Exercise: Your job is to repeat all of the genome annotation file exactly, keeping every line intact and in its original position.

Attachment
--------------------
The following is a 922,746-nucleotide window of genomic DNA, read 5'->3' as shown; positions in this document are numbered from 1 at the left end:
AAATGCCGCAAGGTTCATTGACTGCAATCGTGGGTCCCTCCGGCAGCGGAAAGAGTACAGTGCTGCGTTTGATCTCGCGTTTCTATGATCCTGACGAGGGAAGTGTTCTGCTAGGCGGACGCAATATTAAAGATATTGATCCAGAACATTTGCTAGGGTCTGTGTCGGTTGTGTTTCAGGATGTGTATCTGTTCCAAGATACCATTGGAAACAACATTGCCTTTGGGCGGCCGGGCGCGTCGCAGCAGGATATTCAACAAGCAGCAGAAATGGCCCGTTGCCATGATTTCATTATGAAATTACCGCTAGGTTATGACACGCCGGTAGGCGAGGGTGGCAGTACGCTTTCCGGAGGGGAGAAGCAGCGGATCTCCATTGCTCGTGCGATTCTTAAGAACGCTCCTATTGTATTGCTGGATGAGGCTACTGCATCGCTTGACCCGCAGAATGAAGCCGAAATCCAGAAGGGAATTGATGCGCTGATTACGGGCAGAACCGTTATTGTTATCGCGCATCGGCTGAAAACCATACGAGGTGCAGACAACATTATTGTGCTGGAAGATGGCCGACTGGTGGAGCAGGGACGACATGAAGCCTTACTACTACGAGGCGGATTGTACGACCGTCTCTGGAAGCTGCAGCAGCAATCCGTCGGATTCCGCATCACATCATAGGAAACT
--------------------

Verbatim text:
The following is a 922,746-nucleotide window of genomic DNA, read 5'->3' as shown; positions in this document are numbered from 1 at the left end:
AAATGCCGCAAGGTTCATTGACTGCAATCGTGGGTCCCTCCGGCAGCGGAAAGAGTACAGTGCTGCGTTTGATCTCGCGTTTCTATGATCCTGACGAGGGAAGTGTTCTGCTAGGCGGACGCAATATTAAAGATATTGATCCAGAACATTTGCTAGGGTCTGTGTCGGTTGTGTTTCAGGATGTGTATCTGTTCCAAGATACCATTGGAAACAACATTGCCTTTGGGCGGCCGGGCGCGTCGCAGCAGGATATTCAACAAGCAGCAGAAATGGCCCGTTGCCATGATTTCATTATGAAATTACCGCTAGGTTATGACACGCCGGTAGGCGAGGGTGGCAGTACGCTTTCCGGAGGGGAGAAGCAGCGGATCTCCATTGCTCGTGCGATTCTTAAGAACGCTCCTATTGTATTGCTGGATGAGGCTACTGCATCGCTTGACCCGCAGAATGAAGCCGAAATCCAGAAGGGAATTGATGCGCTGATTACGGGCAGAACCGTTATTGTTATCGCGCATCGGCTGAAAACCATACGAGGTGCAGACAACATTATTGTGCTGGAAGATGGCCGACTGGTGGAGCAGGGACGACATGAAGCCTTACTACTACGAGGCGGATTGTACGACCGTCTCTGGAAGCTGCAGCAGCAATCCGTCGGATTCCGCATCACATCATAGGAAACT